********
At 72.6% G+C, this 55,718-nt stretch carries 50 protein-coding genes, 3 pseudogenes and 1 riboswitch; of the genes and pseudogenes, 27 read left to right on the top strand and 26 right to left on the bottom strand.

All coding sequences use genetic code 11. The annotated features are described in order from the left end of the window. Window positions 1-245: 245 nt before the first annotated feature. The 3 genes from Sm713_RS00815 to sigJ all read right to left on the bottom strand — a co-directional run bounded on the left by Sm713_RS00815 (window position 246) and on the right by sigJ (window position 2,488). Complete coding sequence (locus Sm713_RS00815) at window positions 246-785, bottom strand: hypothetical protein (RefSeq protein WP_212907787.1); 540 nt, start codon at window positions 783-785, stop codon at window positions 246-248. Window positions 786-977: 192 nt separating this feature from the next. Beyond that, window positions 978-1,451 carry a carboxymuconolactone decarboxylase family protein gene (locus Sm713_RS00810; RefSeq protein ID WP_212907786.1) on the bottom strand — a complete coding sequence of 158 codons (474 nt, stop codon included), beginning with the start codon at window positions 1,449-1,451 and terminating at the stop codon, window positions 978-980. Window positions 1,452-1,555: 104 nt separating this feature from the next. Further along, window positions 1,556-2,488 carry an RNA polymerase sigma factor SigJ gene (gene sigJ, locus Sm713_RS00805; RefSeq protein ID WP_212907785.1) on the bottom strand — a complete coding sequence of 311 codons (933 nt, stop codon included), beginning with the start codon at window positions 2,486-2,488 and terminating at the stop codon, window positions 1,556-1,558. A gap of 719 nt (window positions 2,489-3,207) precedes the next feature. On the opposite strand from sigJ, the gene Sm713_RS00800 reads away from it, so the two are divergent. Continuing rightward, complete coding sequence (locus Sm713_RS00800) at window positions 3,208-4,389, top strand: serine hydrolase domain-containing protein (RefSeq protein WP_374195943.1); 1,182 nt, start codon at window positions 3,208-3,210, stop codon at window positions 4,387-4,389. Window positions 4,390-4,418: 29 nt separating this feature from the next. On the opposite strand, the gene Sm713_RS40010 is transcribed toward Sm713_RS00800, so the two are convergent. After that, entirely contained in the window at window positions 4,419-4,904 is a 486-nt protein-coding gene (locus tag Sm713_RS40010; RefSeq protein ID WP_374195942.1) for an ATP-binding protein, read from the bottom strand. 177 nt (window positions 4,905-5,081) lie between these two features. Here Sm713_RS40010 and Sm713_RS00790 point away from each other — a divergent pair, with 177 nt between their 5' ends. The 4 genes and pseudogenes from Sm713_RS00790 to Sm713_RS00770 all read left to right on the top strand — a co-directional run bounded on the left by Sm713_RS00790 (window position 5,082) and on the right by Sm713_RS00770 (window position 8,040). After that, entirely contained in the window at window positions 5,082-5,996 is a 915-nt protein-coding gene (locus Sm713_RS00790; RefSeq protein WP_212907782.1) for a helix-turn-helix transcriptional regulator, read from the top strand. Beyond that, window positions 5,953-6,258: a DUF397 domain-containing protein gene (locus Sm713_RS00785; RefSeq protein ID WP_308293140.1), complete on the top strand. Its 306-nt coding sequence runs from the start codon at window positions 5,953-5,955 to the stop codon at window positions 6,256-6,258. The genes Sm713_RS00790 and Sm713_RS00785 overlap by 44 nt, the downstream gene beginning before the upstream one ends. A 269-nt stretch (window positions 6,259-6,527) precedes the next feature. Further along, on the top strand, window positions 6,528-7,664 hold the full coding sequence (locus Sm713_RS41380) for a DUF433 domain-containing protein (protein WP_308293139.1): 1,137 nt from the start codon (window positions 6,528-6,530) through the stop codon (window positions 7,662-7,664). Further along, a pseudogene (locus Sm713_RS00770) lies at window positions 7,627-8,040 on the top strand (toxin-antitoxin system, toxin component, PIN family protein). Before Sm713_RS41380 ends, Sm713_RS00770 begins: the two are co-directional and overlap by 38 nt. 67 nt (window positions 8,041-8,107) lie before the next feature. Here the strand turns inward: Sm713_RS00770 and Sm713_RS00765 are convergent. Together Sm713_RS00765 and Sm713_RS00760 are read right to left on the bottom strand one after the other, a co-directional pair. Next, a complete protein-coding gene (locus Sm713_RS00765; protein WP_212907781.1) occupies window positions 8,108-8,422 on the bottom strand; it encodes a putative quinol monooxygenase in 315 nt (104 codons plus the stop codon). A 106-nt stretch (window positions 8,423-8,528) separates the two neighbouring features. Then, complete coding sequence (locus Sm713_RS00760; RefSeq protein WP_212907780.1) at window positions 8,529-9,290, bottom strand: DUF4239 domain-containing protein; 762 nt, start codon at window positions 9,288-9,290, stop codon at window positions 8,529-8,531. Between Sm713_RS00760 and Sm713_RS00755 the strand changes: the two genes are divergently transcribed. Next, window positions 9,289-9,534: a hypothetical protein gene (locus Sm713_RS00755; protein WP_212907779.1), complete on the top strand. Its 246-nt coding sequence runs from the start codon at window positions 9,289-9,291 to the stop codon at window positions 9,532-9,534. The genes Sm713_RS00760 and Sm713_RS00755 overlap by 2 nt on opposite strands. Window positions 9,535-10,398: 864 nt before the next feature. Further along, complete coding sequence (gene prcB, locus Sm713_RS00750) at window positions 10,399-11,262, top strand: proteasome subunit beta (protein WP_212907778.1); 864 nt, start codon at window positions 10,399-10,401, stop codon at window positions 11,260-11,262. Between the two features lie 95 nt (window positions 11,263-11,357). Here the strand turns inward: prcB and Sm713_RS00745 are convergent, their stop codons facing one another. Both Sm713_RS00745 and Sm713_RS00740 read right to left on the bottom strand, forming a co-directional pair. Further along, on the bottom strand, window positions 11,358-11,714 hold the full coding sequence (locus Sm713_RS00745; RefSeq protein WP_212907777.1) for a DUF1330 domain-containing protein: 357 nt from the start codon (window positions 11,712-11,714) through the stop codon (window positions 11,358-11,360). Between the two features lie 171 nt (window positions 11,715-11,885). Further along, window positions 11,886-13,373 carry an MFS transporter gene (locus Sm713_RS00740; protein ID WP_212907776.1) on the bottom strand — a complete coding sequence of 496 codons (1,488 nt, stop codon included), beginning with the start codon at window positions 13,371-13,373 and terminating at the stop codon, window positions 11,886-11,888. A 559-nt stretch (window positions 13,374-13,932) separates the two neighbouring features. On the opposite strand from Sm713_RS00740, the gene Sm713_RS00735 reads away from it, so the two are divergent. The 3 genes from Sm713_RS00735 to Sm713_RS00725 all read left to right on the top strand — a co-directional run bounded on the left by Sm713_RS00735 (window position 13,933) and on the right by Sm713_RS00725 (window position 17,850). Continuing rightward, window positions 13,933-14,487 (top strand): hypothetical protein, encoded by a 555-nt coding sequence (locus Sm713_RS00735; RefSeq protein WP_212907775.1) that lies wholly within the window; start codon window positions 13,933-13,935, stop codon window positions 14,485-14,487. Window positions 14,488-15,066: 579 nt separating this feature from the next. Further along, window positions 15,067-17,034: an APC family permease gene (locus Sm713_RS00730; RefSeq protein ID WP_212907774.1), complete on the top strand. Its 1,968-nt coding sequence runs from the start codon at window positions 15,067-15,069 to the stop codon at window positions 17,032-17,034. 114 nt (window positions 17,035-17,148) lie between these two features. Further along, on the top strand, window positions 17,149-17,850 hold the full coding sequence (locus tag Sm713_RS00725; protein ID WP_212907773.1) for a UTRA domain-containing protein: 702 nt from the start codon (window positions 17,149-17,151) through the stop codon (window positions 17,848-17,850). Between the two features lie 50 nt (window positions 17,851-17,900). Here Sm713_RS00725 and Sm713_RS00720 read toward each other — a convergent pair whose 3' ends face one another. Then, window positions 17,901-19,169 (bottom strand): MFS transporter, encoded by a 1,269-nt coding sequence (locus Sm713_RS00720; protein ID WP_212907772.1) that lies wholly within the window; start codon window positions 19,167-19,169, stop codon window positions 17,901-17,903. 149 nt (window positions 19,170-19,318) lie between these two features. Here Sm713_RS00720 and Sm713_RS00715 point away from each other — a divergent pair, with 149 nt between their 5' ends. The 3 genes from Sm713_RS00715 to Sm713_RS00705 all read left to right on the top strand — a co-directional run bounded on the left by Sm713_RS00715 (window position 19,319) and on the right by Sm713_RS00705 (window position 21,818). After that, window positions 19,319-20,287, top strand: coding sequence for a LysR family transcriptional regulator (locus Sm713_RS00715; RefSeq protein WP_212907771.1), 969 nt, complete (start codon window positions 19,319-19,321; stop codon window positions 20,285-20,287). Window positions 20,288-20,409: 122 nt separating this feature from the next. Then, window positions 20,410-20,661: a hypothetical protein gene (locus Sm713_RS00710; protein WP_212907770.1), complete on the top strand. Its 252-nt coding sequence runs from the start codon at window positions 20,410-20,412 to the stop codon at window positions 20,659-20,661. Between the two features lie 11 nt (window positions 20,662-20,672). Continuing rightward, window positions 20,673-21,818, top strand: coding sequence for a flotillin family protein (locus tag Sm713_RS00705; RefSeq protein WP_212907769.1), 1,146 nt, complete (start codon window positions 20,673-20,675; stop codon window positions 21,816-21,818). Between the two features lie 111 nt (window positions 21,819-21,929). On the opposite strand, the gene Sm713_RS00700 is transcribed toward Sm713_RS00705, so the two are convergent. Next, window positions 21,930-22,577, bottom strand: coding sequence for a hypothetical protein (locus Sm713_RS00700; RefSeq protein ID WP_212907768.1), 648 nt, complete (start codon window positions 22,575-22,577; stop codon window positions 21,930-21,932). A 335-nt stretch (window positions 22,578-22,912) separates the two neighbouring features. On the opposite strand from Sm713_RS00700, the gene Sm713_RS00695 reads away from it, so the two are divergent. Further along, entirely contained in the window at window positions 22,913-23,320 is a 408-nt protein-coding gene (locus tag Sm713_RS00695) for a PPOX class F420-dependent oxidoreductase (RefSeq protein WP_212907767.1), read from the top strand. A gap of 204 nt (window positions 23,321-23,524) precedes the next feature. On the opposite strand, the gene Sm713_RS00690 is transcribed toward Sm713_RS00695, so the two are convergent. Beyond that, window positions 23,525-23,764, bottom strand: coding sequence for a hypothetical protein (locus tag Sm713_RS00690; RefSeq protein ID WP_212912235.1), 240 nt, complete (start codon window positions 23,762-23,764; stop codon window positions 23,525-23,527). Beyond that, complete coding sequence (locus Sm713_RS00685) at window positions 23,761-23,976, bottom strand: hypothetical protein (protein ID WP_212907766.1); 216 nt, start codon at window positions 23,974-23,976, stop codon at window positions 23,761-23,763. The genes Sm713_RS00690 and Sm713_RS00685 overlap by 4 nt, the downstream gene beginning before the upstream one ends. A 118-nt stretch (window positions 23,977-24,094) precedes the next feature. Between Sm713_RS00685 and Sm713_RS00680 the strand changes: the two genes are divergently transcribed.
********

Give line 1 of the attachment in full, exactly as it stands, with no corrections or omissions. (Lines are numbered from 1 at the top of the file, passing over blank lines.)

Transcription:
At 72.6% G+C, this 55,718-nt stretch carries 50 protein-coding genes, 3 pseudogenes and 1 riboswitch; of the genes and pseudogenes, 27 read left to right on the top strand and 26 right to left on the bottom strand.